One of the secrets to happiness in life is having a coherent philosophy to live by. Most people think they do. Unfortunately what they think is a rational philosophy is actually a conflicting group of incongruent ideas.
Many of the things that they think are good for them, actually are bad. And they don’t know this because they have never questioned their beliefs with any degree of critical thinking skills.
By that I mean that they have never extended the situation to its logical conclusion, to see if the logic holds up. For example:
Many people believe that government is too big, and taxes are too high. They are certain that they believe this. But they don’t really believe that, they just think they do. Their actions betray the conflict in their thinking.
They feel that the government should test, license and regulate drugs. They want it to provide bus service. Run the airports. License the taxicabs, administer the welfare program, provide unemployment benefits, and settle the baseball strike.
They want their government to balance the budget. But when the budget cuts come – they are up in arms. “How can they cut the symphony funding? What about education? How can they not spend more on the children? They are our future! And what about AIDS research? And not the parks! Can’t they cut waste somewhere else?”
In other words, they want a government that will provide all kinds of quality of life benefits for them, but they think these things are free. They are not.
All the big and little things you want the government to handle cost money, require bureaucracy, and erode your individual rights. Things that seem like great ideas, may not be so great – if you extend them out to their logical extension.
Let’s take wheelchair ramps and access. Here in the States it’s a law that every sidewalk built must have wheelchair access. And so does every office building, store, dry cleaner, restaurant, hotel convenience store, or any other private business built today. All restrooms must be built wide enough to accommodate wheelchairs, even in private offices.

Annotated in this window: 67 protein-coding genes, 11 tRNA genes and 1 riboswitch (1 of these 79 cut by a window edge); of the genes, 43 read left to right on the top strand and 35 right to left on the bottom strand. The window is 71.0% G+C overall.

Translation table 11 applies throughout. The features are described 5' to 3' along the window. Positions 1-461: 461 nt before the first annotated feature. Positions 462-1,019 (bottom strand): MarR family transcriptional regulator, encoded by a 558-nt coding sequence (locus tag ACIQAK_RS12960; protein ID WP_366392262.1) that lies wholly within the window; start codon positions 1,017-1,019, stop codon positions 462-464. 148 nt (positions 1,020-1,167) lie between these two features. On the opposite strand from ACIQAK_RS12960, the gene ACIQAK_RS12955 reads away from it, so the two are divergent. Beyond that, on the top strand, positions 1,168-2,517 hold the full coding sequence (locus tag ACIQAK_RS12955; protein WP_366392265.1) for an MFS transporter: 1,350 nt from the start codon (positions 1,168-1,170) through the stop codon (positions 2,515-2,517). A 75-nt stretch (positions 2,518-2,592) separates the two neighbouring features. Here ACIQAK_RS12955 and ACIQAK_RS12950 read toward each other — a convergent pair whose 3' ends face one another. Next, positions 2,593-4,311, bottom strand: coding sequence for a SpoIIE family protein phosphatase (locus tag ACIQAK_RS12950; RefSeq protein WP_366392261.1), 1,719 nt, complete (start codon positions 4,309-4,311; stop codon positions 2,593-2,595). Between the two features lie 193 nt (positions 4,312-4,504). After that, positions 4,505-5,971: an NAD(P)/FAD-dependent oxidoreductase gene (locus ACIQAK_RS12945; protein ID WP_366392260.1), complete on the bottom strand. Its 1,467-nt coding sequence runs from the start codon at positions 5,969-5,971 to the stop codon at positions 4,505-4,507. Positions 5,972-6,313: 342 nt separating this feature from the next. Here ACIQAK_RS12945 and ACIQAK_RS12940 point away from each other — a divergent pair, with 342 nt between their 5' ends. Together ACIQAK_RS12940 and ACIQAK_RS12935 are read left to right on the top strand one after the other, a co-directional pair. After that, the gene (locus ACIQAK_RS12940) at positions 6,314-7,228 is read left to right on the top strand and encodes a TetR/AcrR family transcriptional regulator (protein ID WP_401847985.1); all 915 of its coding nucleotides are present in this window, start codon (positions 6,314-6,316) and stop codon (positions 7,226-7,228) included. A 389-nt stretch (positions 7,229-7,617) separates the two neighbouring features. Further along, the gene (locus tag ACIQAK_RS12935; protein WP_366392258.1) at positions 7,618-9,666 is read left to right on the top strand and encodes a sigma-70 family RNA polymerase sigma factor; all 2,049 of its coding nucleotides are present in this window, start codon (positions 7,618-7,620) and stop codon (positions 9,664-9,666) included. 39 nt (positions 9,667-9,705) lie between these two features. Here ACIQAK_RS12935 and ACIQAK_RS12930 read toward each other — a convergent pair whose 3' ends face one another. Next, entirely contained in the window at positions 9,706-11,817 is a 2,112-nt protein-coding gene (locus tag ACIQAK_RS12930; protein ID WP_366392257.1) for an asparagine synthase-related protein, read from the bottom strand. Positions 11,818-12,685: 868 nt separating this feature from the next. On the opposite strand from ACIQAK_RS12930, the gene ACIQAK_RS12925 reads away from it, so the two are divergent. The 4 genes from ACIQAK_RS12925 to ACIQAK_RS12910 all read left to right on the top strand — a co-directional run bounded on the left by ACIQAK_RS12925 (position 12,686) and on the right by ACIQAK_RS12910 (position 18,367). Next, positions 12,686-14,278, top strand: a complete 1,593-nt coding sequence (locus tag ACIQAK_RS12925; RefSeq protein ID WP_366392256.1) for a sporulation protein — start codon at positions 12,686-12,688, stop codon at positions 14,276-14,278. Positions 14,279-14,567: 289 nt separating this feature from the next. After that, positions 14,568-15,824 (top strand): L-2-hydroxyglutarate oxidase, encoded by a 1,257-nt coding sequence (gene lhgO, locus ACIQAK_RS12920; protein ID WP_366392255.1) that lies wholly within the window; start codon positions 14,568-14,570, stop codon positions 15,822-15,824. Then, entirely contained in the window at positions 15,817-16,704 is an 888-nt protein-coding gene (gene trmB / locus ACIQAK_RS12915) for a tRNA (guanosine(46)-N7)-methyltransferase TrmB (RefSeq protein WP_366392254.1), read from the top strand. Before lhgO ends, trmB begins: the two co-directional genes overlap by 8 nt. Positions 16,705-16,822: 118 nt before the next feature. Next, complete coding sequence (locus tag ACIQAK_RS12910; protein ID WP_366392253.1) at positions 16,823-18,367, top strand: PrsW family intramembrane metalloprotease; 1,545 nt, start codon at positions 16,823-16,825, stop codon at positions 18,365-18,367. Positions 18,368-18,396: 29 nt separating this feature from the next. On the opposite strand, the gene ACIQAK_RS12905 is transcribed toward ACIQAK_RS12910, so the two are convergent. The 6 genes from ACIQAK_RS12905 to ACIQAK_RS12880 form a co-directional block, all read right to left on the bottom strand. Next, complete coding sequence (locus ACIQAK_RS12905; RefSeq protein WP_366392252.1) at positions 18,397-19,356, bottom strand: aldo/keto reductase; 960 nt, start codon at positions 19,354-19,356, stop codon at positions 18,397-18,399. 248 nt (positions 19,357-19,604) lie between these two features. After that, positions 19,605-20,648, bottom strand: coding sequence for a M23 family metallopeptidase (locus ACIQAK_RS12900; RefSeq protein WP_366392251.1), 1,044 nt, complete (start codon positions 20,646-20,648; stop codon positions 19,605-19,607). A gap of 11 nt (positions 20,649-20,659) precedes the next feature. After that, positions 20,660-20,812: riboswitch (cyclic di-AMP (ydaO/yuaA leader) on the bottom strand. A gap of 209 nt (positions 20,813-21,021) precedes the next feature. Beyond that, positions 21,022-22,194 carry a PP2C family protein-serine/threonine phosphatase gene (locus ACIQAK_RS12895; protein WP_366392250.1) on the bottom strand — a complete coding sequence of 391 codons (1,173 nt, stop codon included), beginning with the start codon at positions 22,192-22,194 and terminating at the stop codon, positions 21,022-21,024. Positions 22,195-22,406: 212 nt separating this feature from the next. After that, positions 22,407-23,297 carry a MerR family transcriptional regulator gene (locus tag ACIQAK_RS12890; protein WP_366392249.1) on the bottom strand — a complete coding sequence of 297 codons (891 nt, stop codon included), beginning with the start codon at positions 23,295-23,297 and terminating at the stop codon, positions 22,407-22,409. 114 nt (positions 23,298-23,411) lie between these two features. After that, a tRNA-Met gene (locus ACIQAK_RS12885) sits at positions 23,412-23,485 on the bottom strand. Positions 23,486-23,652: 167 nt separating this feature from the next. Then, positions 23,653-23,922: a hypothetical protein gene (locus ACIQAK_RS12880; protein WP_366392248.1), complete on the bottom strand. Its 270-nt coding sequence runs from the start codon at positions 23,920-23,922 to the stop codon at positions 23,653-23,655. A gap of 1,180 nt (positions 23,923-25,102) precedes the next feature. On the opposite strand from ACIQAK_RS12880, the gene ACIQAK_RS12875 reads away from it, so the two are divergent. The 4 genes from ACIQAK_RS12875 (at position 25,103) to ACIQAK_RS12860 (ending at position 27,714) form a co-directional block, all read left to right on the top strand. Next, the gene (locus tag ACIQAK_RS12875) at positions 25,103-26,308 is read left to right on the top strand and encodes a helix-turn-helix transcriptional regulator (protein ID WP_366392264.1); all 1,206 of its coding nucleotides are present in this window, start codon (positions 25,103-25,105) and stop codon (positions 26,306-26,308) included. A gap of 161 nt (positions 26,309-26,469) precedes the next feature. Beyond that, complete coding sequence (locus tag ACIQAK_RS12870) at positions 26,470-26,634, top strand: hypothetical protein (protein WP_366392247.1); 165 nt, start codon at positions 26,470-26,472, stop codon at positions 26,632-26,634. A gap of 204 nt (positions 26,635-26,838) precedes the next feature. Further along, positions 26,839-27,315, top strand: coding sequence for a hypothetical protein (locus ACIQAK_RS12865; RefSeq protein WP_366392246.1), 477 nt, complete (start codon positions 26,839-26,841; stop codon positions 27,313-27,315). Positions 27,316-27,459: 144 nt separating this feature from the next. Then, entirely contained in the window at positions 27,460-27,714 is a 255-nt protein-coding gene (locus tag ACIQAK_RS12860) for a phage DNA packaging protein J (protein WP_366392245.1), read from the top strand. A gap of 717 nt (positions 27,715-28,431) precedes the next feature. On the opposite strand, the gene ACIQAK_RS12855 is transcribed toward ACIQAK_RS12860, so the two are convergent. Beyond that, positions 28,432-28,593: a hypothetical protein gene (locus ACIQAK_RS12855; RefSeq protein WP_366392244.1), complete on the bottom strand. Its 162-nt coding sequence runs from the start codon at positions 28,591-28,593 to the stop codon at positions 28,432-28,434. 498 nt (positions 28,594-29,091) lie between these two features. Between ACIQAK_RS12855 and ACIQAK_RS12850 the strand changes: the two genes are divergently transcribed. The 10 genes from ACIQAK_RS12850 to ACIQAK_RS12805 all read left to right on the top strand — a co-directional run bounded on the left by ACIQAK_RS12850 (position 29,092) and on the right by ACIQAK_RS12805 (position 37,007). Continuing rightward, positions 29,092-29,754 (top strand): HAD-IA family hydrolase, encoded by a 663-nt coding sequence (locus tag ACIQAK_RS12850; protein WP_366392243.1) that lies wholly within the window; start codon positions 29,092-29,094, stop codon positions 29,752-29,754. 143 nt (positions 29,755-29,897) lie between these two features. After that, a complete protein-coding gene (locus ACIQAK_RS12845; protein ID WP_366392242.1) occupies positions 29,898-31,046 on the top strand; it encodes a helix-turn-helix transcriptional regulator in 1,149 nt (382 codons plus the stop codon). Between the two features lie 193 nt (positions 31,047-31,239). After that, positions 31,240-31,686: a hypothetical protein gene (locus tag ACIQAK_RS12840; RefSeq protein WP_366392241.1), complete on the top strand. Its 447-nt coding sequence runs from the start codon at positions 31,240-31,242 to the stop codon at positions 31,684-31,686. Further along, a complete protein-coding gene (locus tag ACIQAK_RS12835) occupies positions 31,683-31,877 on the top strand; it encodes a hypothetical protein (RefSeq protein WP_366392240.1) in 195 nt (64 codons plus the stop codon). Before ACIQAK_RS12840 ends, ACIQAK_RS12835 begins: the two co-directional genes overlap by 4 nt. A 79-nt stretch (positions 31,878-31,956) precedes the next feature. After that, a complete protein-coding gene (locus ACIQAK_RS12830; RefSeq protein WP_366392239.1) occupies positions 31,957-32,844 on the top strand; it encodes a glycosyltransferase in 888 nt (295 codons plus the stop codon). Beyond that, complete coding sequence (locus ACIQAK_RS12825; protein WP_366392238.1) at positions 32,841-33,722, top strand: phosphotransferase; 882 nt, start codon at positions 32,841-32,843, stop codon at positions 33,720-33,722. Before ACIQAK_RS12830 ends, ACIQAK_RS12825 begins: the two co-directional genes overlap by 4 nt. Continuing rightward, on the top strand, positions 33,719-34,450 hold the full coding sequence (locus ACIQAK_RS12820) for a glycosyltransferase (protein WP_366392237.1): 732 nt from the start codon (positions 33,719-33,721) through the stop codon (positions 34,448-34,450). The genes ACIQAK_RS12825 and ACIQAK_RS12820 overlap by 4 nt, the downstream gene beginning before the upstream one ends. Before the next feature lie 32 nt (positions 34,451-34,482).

Now that sounds like a good idea. I mean what kind of mean son-of-a-bitch would want to deny a disabled person access to a public place? But let’s look a little deeper…
When they build a public library, City Hall, or other facility that the government funds, of course they need to be built to accommodate everyone, including those with disabilities. They are funded by tax dollars taken from everyone, including those with disabilities. So if you force a man in a wheelchair to pay taxes or he will go to prison – which governments do – then it isn’t morally right to spend his money building facilities that he can’t use.
But why can’t Suzy Homemaker start a little café with a counter and a few tables without having handicap restrooms? It may be that the extra cost and space requirements (which can be quite substantial), would prevent her from going into business.
Now don’t get me wrong – I think it would be a great idea to provide handicap access for just about any business you do. But I don’t think the government should force you to do so. Because then you are giving away your individual rights. (And there are no other kind.)
Because let’s keep extending the principle…
Are people in wheelchairs better than blind people? Do they deserve better treatment? Here’s why I ask?
Let’s say that you are a distributor with Amway, Shaklee, AVON, or another direct selling company. You build your little website to promote your vitamin products, so you can send prospects there. Maybe you have a spare bedroom that you set up with shelves and you retail products there for your friends, neighbors, and relatives.
If you believe all businesses should provide access for the disabled, are you prepared to add wheelchair access to you home? Renovate the bathrooms? And what about those pesky blind people? Do you realize that they can’t read your website? Are you prepared to spend the thousands of dollars it takes to add all the audio components that make it accessible to blind people?
Do you know that there are lawsuits working their way through the US court system right now that would require all websites to offer complete audio translations of all written content for the blind?
And what about paralyzed people who can’t type the keystrokes? Are you willing to invest in speech recognition technology, so they can access your site? Or be willing to be sued for discrimination if you’re not? Think about that a little.
If we say that it is bad to discriminate against disabled people, and we say that the government should regulate it so everyone has access to everything – what will that do to the cost of opening a business? And the number of new businesses? The choice to the consumer? Innovation? Will this ultimately help disabled people or actually hurt them?
You can’t really test your beliefs until you carry them out to their logical extension. That’s what I mean by a congruent philosophy.
So what do you think? Please share your thoughts below, and we’ll pick this up again tomorrow.